“I’ve been doing a lot of research on the aesthetics of domestic labor and came across a lot of reading on the history of bandanas," Canedo explains. Transforming the bandana from a daily item worn by domestic workers into a symbol that foregrounds their status in society, she fashioned a bandana made from pano de chão, cotton thread and an everyday wash rag. Adding a personal biographical detail, Canedo hand-embroidered a quote — "What is the story of your name?” appearing in Spanish —attributed to her mother, who was herself a domestic worker for 23 years.

As the final step in the project, Canedo photographed herself wearing the bandana. The resulting triptych of self-portrait images is at once a meditation upon themes of migration and labor, as well as a deeply personal reflection on Canedo’s own personal link to it.

Tim Kellner Distant

As with his earlier projects for Creator Labs, filmmaker and composer Tim Kellner looks to nature for inspiration while also reflecting upon his relationship to it during the pandemic lockdown.

“Like many people over the last 7 or 8 months, I’ve been completely separated from most of my close friends," the artist notes. "I started to feel increasingly distant and separate."

The resulting images, which make up Distant, reflect Kellner’s own struggles with isolation and his creative drive to address them. Through the project, Kellner was able to reflect upon his emotional state and connect with others who were experiencing the same thing by virtue of sharing it with the world.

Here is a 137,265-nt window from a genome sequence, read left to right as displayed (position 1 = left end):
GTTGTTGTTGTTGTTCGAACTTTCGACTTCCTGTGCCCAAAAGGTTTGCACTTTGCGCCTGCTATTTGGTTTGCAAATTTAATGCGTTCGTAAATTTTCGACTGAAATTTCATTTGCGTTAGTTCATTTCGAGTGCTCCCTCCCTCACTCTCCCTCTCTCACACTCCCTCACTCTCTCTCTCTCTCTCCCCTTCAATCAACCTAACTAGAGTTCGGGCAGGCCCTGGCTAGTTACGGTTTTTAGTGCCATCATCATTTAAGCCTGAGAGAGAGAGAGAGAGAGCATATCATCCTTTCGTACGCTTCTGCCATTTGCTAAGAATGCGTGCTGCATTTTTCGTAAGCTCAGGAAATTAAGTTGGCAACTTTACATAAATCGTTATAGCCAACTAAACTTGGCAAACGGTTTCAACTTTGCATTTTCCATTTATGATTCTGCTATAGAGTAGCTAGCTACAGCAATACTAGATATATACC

"It was comforting to know that other people felt the same way as I did.”

Mayan ToledanoNo Mamés Part 2

Continuing her Creator Labs series titled No Mamés, Israeli-Moroccan photographer Mayan Toledano returns to Mexico City’s vibrant LGBTQ+ scene, profiling a new group of subjects as she explores the community’s dynamic culture, a space she described as “family-like.”

As with the first installment, Toledano aims to emphasize the inherent beauty of her subjects while also reflecting upon local traditions and customs. And, as with her earlier iteration of the project, Toledano foregrounds her subject’s bedrooms as the setting for their portraits. Shooting in her subject’s bedrooms as opposed to a studio, Toledano notes, is a leveling process: “They are letting me in, and I like that equality in how I create the work.”

Josh Goldenberg (GlassfaceUltradreamer: Episode 3

Artist and image-maker Joshua Goldenberg, who works under the moniker Glassface, found himself once again exploring the impact that the global pandemic has had on artists and their creative process.

“I think we all feel the chaotic energy of the country and world,” he says. As with his prior Creator Labs project, Ultradreamer: Episode 2, Glassface’s third installment of the series also seeks to understand how “chaos affects, informs and benefits both mental health and creative processes.” But whereas the second episode turned the camera on Glassface himself, Episode 3 finds the artist profiling the Grammy-award winning producer Teddy Walton. Having collaborated with some of music’s biggest names — Kendrick Lamar, Travis Scott, Drake and many others — Walton’s creative process, Glassface notes, “thrives with a bit of chaos.”